Sponsor: Center for Medieval and Early Modern Studies (CMEMS), Stanford University Co-Ordinator: Ana Núñez (ananunez@stanford.edu) This panel contributes to conversations that explore Jerusalem as a space of central importance to Jews, Christians, and Muslims. Through critical rereadings of textual accounts and material remains, the papers in this panel will highlight the dynamic ways in which JerusalemContinue reading “CFP: Jerusalem: The Holy City as Interreligious Experience (International Congress on Medieval Studies Kalamazoo 2021), deadline 15 September 2020”

Exhibitions -MET - Sahel: Art and the Empires on the Shores of the Sahara

Exhibition: Sahel: Art and Empires on the Shores of the Sahara at The Met

The first exhibition of its kind, Sahel: Art and Empires on the Shores of the Sahara explores the art and history of the Sahel (a region of Western Africa comprised of modern-day Senegal, Mali, Mauritania, and Niger) from before the Common Era to the 19th century. The region was an active participant in global tradeContinue reading “Exhibition: Sahel: Art and Empires on the Shores of the Sahara at The Met”

New Publication: The Ghent Altarpiece: Research and Conservation of the Exterior, Edited by Bart Fransen and Cyriel Stroo

The outer panels of the Ghent Altarpiece had been overpainted to a considerable extent. The virtuosity of the Eyckian technique and aesthetics remained hardly visible. And yet, this had never been observed before the start of the conservation treatment. By removing the overpaint, the tonal richness and the coherent rendering of light and space once again came to the fore.

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Seminars and Lectures

Online Lecture: The King, His Hall and a Scandal: Accounts of Eadwig in the Tenth Century, Katherine Weikert, (SAHGB Seminar) 23 July 2020 17:00-18:00

In 955, King Eadwig came to the West Saxon throne in a time of internal strife between delegates for the crown. Only fifteen at the time, his short-lived reign became synonymous with lechery, debouchery and ill-council. This paper will examine one of the stories that made this reputation: at his coronation feast, Eadwig left the celebrations in order to cavort with his consort, Ælfgifu (and, in some texts, her mother.)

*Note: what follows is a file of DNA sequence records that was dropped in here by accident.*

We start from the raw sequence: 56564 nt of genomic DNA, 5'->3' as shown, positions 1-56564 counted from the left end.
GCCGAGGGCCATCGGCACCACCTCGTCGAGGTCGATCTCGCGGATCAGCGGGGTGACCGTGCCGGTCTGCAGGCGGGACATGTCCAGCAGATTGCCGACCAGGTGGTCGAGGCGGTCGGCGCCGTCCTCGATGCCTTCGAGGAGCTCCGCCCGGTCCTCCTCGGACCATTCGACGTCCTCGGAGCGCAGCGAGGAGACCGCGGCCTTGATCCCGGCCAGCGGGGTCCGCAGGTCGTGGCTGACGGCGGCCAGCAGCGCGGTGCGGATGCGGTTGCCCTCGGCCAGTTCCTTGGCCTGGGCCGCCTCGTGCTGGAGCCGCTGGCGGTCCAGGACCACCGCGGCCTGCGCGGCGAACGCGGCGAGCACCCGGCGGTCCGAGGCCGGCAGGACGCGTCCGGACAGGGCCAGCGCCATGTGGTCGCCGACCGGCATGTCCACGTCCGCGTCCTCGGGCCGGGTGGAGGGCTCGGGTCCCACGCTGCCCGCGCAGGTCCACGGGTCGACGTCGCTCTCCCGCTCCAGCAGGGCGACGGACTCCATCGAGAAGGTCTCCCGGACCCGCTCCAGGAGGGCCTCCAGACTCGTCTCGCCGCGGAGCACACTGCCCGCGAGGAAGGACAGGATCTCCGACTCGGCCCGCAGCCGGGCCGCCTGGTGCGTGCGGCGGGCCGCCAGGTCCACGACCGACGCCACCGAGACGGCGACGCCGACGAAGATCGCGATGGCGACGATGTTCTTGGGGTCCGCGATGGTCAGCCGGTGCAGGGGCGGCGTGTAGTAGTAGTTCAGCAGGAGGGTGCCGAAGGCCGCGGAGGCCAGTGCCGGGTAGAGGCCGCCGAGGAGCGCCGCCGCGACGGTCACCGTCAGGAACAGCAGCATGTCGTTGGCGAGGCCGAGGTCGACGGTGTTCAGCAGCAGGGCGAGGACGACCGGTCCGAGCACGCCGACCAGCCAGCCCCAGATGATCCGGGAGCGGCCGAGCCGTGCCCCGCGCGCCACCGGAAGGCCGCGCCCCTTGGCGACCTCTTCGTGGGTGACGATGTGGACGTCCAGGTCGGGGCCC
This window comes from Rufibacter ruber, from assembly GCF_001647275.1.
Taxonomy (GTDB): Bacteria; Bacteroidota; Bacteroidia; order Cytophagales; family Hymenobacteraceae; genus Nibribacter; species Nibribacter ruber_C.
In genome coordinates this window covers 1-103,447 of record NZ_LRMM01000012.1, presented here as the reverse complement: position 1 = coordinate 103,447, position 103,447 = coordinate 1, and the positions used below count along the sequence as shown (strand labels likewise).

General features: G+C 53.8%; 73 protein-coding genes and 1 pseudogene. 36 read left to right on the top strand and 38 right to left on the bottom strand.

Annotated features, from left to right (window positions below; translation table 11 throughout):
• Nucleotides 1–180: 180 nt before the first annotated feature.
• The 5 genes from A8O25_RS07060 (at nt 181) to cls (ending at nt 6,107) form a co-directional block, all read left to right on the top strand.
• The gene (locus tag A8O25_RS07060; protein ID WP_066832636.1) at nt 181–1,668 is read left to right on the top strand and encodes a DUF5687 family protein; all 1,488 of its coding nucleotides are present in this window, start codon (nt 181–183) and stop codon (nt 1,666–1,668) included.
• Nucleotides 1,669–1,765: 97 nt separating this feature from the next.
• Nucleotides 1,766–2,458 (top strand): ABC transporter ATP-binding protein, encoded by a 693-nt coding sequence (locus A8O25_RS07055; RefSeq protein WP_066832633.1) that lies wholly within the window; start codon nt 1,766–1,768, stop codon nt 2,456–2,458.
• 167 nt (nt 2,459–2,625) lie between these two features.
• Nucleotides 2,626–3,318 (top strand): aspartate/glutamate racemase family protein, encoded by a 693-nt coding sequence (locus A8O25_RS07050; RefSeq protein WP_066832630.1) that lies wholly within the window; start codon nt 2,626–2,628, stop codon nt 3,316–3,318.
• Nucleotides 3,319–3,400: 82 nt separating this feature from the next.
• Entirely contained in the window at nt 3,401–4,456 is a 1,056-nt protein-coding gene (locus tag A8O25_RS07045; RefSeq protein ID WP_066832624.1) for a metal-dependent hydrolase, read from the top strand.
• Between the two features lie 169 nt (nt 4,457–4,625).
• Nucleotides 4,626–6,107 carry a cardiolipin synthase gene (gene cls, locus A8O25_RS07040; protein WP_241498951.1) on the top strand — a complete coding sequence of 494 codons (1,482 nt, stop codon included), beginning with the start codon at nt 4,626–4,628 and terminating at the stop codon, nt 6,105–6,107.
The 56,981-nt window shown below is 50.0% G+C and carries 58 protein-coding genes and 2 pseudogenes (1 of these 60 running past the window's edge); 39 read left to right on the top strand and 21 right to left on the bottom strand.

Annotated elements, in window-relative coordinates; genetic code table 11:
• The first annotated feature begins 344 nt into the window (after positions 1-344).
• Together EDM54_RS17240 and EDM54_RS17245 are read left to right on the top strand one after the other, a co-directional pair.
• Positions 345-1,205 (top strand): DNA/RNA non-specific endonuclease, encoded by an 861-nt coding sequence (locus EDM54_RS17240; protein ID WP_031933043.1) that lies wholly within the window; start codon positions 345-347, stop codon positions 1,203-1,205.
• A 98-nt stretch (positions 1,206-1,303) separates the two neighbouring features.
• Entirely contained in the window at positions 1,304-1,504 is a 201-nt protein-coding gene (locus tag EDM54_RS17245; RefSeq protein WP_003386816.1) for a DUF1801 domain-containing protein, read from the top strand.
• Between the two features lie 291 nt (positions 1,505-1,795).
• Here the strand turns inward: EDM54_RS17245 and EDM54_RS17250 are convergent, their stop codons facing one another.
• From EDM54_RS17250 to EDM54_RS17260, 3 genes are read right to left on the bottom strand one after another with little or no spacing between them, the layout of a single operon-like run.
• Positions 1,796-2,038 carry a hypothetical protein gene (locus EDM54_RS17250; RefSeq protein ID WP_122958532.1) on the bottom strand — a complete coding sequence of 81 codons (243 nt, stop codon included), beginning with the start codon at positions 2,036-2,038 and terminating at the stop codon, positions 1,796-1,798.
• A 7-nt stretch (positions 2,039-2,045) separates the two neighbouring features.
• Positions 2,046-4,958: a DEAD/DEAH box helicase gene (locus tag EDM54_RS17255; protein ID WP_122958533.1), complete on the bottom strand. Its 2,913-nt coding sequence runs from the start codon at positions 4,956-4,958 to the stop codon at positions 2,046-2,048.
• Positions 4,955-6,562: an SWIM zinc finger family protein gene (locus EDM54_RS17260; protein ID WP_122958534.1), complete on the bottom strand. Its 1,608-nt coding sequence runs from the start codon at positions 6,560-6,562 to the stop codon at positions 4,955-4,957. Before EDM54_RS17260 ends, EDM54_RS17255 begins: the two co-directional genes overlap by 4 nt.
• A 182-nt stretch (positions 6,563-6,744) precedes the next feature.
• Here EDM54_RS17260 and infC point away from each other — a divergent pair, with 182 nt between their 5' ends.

Online Talk: Lucy Worsley meets faces from the Tower, 23 July 2020, 7 pm

In this 1 hour talk online, Lucy will go behind the scenes to explore daily life at the Tower today, in the company of Ravenmaster and Yeoman Warder Christopher Skaife. Tower of London curator Sally Dixon-Smith will be on hand too, sharing insights into the Tower’s past – from ravens to royal executions.

Seminars: Uncovering the Parish Church’s Naughty Bits, talk by Dr Emma J. Wells, The Churches Conservation Trust seminar series, Thursday 23 July at 1pm

Gazing at the inside or outside of an historic church, your eyes are likely to encounter strange beasts, frolicking figures and twisted foliage staring back at you from doorways, windows, friezes, corbel tables, roof bosses and stained glass – although plenty are just hidden enough to fool the eye. What are these strange images? HiddenContinue reading “Seminars: Uncovering the Parish Church’s Naughty Bits, talk by Dr Emma J. Wells, The Churches Conservation Trust seminar series, Thursday 23 July at 1pm”

Online Seminar: Medieval French Online Seminar, 22 July 2020 at 5pm BST